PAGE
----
Most people try to skip the reality check. They might do research in books or the Internet, but actually talking to people and checking out the possibilities saves a lot of grief.

Says, Arletha, an Idealist Healer, "My husband Joe just assumed that when he moved to a new city that I could easily be employed at a new hospital. Sure things are similar at hospitals, but the people aren't. And the pay varies to some degree. His salary has gone up, but mine has gone down and prices are higher here. We were better off before and I liked the people better. I made a big mistake not going with him to investigate the possibilities."

If change is being forced upon you through no fault of your own, generating options can help you deal with the change.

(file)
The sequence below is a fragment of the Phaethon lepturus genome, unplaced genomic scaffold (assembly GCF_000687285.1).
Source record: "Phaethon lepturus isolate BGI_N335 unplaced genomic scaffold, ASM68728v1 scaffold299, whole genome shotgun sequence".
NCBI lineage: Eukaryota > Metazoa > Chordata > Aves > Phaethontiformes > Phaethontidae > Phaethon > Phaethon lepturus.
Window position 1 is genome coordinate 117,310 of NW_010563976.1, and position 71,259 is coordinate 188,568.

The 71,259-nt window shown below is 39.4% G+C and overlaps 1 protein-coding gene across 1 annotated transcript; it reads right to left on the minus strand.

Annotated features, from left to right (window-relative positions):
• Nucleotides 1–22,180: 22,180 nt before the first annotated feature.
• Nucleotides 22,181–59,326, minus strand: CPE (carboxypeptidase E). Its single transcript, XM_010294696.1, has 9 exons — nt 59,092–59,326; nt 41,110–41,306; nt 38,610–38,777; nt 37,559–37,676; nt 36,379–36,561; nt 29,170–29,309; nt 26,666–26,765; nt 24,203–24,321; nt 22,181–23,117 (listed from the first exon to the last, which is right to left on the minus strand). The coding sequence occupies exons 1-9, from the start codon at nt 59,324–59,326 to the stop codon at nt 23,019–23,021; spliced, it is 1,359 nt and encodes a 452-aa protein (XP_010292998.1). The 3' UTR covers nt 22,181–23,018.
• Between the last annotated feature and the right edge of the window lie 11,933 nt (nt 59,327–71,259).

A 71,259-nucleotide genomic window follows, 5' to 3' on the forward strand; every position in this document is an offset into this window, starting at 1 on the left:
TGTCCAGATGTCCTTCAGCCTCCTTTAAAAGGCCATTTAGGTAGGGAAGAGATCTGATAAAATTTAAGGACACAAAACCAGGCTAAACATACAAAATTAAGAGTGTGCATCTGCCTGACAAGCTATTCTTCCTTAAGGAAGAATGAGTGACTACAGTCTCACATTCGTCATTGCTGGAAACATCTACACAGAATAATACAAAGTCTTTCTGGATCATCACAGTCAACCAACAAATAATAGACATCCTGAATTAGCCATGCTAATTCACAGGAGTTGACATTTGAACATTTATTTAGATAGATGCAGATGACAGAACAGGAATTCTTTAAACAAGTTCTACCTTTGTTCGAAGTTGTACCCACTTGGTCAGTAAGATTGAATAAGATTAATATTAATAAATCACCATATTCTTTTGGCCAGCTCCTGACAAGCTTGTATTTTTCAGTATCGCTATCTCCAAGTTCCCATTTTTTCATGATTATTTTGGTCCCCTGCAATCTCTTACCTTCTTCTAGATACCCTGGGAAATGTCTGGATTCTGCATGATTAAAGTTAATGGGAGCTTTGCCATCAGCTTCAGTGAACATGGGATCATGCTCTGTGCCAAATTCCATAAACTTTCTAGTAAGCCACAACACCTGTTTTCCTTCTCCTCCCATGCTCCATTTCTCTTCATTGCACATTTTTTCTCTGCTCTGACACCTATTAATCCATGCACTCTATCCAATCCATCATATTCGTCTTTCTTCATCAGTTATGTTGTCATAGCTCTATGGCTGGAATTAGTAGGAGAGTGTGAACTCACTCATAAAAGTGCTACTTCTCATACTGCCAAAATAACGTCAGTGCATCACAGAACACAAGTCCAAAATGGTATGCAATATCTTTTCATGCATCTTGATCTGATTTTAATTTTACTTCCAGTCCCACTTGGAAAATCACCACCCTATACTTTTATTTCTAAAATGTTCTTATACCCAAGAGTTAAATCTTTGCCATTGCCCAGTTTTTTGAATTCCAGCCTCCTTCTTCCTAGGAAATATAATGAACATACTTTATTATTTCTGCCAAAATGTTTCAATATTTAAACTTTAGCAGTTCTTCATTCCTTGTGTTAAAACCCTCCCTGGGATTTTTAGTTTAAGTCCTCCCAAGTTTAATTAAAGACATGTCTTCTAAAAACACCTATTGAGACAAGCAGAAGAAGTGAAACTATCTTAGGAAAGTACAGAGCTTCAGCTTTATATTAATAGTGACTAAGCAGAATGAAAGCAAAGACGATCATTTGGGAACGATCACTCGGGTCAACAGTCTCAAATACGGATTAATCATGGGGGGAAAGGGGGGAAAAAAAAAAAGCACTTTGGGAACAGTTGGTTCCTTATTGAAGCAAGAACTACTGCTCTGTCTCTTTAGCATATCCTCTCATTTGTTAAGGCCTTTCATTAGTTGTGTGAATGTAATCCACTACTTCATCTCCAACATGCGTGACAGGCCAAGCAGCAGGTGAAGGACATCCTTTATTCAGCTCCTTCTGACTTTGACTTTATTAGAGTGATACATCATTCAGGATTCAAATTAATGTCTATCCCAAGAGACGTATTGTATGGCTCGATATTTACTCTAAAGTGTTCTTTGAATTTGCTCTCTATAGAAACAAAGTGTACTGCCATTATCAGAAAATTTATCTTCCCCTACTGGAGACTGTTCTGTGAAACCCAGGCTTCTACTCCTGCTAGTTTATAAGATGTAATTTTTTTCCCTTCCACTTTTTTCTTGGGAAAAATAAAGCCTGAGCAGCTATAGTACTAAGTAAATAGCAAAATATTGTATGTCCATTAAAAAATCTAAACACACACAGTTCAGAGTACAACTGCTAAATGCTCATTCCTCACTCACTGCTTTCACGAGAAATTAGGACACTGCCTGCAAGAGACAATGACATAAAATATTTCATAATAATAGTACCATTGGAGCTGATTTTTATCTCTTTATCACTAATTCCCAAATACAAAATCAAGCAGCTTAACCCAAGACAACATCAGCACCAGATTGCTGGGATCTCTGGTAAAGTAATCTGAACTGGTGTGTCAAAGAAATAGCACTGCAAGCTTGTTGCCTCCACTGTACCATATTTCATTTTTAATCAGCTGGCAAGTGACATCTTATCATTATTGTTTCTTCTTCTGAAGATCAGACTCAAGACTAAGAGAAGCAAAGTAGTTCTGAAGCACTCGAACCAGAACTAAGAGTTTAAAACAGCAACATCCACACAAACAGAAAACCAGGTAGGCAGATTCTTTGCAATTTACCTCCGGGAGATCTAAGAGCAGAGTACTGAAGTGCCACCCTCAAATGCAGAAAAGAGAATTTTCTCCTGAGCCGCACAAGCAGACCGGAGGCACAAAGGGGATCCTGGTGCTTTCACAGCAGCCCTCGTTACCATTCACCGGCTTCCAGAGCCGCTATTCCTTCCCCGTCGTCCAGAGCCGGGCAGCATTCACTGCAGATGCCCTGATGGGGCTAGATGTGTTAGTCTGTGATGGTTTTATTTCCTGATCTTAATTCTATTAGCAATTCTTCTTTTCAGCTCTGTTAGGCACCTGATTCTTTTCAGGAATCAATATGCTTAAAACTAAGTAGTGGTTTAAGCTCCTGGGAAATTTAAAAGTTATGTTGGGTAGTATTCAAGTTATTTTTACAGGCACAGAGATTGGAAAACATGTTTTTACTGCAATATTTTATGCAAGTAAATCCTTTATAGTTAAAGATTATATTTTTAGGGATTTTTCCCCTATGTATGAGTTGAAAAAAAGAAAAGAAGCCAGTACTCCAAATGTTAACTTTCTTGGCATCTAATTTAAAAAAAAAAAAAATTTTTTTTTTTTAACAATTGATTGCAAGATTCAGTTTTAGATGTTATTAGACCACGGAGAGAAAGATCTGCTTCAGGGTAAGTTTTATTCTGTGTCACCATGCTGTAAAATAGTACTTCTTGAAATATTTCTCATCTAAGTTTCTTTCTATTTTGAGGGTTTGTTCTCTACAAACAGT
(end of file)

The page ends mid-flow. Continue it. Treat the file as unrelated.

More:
Jesus, a Rational Mastermind, says, "I am fascinated with computers and data manipulation. Our company was bought out and I knew many of us would be on the chopping block, so I didn't wait like some others. I'm not a great networking guy, but luckily I had kept up my membership in my professional organization so I had people I could talk to. I told them I was looking for a place where they needed someone who could really dig into data and get effective information out. I love solving puzzles and need to be intellectually challenged. Eventually I identified three companies that could use my help so I investigated them. I am now happily employed at one of them and I never had to go through the lay-off process like some of my colleagues. Thank goodness my wife was a good coach and didn't just let me stick my head in the sand!"